• Claims for a serious disease, condition, or abnormal state:
    • menstrual irregularities, heart disease, diabetes, healing broken bones… 
  • Conditions that cannot be diagnosed within the identified traditional system of medicine:
    • helps reduce cholesterol levels, supports a healthy blood pressure level, supports healthy blood glucose levels… 
  • Specific pharmacological effect which should be substantiated based on modern evidence: 
    • used to stimulate the immune system, supports the endocrine system… 
  • Broad/ vague symptoms and/or actions which do not specify any meaningful or beneficial effect of the product: 
    • useful for all chronic states of inflammation, used as a healing aid for urinary disorders, and useful for various cardiovascular conditions… 
  • Interpretation/ extrapolation of available evidence to support a claim which is not a traditional use
    • claims for weight loss, treating nicotine or other addictions, is a source of vitamins, essential fatty acids and/or minerals…  

Since traditional medicines’ health claims are based on long-standing use rather than scientific evidence, this has raised concerns with some healthcare practitioners regarding their safety and efficacy. CBC’s Marketplace conducted an investigation into how a natural health product is approved for sale by Health Canada based on traditional health claims. The conclusion? “The investigation found that even a remedy making serious health claims — such as the ability to reduce children’s fever — can acquire a licence with no scientific evidence.” (2) 

While there may be active ingredients within traditional medicines, Health Canada doesn’t require this be proven using scientific methods. The skeptical consumer might question whether “traditional use” alone is enough to justify purchase a given product to treat an ailment. 

Conclusion

Health Canada regulates the type of health claims that natural health products (NHPs) make. Depending on the nature of the product and the health claim, different types of evidence are accepted as valid support for safety and efficacy. As consumers, it’s important to note that not all the evidence that Health Canada accepts are based on scientific evidence. And Health Canada admits that they allow non-serious health claims to be made based on weak studies. 

If you have a health condition you’re seeking to improve with a NHP, I suggest the following steps before making a purchase: 

  1.  Talk to a qualified healthcare professional about the product that you would like to purchase, including its potential therapeutic effects, appropriate dose, possible side effects, and interactions with other medications.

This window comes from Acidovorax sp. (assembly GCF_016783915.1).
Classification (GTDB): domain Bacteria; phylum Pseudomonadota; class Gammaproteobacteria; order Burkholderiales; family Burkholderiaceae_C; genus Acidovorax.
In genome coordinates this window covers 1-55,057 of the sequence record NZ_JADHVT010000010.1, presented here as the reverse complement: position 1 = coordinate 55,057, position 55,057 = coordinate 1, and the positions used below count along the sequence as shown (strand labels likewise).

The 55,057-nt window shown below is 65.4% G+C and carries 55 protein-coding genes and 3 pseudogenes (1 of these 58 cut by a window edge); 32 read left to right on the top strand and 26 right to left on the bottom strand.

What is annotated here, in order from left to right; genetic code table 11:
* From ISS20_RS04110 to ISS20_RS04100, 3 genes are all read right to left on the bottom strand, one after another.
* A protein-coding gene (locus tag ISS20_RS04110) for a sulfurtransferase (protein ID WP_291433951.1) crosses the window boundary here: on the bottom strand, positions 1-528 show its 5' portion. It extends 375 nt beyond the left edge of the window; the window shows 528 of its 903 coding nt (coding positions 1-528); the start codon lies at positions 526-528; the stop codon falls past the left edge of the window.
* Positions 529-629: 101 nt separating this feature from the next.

2. Explore other potential options of treating the health condition.  
  3. Check the Licensed Natural Health Products Database to make sure it’s a product that’s been assessed by Health Canada. 
A Quick Guide to Navigating Natural Health Products (NHPs) 
  • If you are looking for a higher therapeutic impact for a specific condition, look for the words “treat”, “prevent”, and “cure”. 
  • General claims to “support” “promote” or “maintain” health, such as “supports the immune system” doesn’t indicate a relationship between the product and a specific health outcome (ie: a product that claims to support the immune system doesn’t mean it will prevent colds). What it does imply, is that the product modifies a bodily function for health maintenance or improvement (ie: supports immune system by providing a nutrient that’s needed to produce white blood cells).  
  • Health claims for traditional medicines are approved based on evidence for long-time use rather than scientific studies. Claims based on traditional use are only approved for conditions/ diseases that are not considered to be “serious” by Health Canada. 
  • Check out this article on natural health products for weight loss.  

 

Sources Cited: 

  1. https://www.canada.ca/en/health-canada/services/drugs-health-products/natural-non-prescription.html
  2. http://www.cbc.ca/news/health/health-canada-licensing-of-natural-remedies-a-joke-doctor-says-1.2992414 
  3. http://www.agr.gc.ca/eng/industry-markets-and-trade/statistics-and-market-information/by-product-sector/functional-foods-and-natural-health-products-sector/industry-overview-of-the-functional-foods-and-natural-health-products-sector/?id=1489778390460
  4. http://www.hc-sc.gc.ca/dhp-mps/alt_formats/pdf/prodnatur/legislation/docs/modern-eng.pdf
  5.  http://www.hc-sc.gc.ca/dhp-mps/alt_formats/pdf/prodnatur/legislation/docs/tradit-eng.pdf 

Natural Health Products Claims– What You Need to Know